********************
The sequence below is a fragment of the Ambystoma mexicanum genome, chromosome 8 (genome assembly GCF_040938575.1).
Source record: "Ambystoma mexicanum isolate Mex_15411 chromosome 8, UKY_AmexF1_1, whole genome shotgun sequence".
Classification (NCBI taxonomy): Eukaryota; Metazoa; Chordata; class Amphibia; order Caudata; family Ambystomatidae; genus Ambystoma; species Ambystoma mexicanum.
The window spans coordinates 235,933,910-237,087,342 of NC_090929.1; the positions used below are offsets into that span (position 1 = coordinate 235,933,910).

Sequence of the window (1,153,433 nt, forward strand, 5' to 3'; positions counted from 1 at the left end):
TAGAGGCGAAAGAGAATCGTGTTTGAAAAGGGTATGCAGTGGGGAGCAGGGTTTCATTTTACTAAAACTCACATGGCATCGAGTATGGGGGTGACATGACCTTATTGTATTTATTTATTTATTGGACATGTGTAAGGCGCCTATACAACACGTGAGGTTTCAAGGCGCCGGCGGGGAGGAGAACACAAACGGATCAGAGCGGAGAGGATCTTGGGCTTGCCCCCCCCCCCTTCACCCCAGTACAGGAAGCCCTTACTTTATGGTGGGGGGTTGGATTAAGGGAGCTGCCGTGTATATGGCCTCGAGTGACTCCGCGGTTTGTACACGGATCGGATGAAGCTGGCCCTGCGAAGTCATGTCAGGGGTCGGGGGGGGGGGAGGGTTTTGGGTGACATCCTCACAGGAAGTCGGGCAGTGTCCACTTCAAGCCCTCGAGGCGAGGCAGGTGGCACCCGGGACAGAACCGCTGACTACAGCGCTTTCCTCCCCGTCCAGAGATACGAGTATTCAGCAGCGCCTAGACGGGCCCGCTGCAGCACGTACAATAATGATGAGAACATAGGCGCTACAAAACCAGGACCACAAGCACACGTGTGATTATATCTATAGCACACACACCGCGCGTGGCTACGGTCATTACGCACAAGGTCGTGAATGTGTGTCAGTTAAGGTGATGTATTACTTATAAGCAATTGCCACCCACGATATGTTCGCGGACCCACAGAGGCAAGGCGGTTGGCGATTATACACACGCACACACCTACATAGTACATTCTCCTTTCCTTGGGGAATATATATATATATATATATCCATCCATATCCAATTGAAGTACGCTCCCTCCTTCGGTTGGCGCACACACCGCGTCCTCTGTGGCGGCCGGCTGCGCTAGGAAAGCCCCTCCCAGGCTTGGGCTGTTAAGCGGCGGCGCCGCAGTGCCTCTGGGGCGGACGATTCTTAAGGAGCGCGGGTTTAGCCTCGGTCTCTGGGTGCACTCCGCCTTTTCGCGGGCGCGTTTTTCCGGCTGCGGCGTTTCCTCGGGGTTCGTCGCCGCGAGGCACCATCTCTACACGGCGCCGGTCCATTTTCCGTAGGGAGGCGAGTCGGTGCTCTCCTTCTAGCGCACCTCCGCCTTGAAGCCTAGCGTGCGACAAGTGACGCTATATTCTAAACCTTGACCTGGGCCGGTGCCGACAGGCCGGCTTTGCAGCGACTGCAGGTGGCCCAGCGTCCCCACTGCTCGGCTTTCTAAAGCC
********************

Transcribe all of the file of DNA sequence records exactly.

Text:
The sequence below is a fragment of the Ambystoma mexicanum genome, chromosome 8 (genome assembly GCF_040938575.1).
Source record: "Ambystoma mexicanum isolate Mex_15411 chromosome 8, UKY_AmexF1_1, whole genome shotgun sequence".
Classification (NCBI taxonomy): Eukaryota; Metazoa; Chordata; class Amphibia; order Caudata; family Ambystomatidae; genus Ambystoma; species Ambystoma mexicanum.
The window spans coordinates 235,933,910-237,087,342 of NC_090929.1; the positions used below are offsets into that span (position 1 = coordinate 235,933,910).

Sequence of the window (1,153,433 nt, forward strand, 5' to 3'; positions counted from 1 at the left end):
TAGAGGCGAAAGAGAATCGTGTTTGAAAAGGGTATGCAGTGGGGAGCAGGGTTTCATTTTACTAAAACTCACATGGCATCGAGTATGGGGGTGACATGACCTTATTGTATTTATTTATTTATTGGACATGTGTAAGGCGCCTATACAACACGTGAGGTTTCAAGGCGCCGGCGGGGAGGAGAACACAAACGGATCAGAGCGGAGAGGATCTTGGGCTTGCCCCCCCCCCCTTCACCCCAGTACAGGAAGCCCTTACTTTATGGTGGGGGGTTGGATTAAGGGAGCTGCCGTGTATATGGCCTCGAGTGACTCCGCGGTTTGTACACGGATCGGATGAAGCTGGCCCTGCGAAGTCATGTCAGGGGTCGGGGGGGGGGGAGGGTTTTGGGTGACATCCTCACAGGAAGTCGGGCAGTGTCCACTTCAAGCCCTCGAGGCGAGGCAGGTGGCACCCGGGACAGAACCGCTGACTACAGCGCTTTCCTCCCCGTCCAGAGATACGAGTATTCAGCAGCGCCTAGACGGGCCCGCTGCAGCACGTACAATAATGATGAGAACATAGGCGCTACAAAACCAGGACCACAAGCACACGTGTGATTATATCTATAGCACACACACCGCGCGTGGCTACGGTCATTACGCACAAGGTCGTGAATGTGTGTCAGTTAAGGTGATGTATTACTTATAAGCAATTGCCACCCACGATATGTTCGCGGACCCACAGAGGCAAGGCGGTTGGCGATTATACACACGCACACACCTACATAGTACATTCTCCTTTCCTTGGGGAATATATATATATATATATATCCATCCATATCCAATTGAAGTACGCTCCCTCCTTCGGTTGGCGCACACACCGCGTCCTCTGTGGCGGCCGGCTGCGCTAGGAAAGCCCCTCCCAGGCTTGGGCTGTTAAGCGGCGGCGCCGCAGTGCCTCTGGGGCGGACGATTCTTAAGGAGCGCGGGTTTAGCCTCGGTCTCTGGGTGCACTCCGCCTTTTCGCGGGCGCGTTTTTCCGGCTGCGGCGTTTCCTCGGGGTTCGTCGCCGCGAGGCACCATCTCTACACGGCGCCGGTCCATTTTCCGTAGGGAGGCGAGTCGGTGCTCTCCTTCTAGCGCACCTCCGCCTTGAAGCCTAGCGTGCGACAAGTGACGCTATATTCTAAACCTTGACCTGGGCCGGTGCCGACAGGCCGGCTTTGCAGCGACTGCAGGTGGCCCAGCGTCCCCACTGCTCGGCTTTCTAAAGCC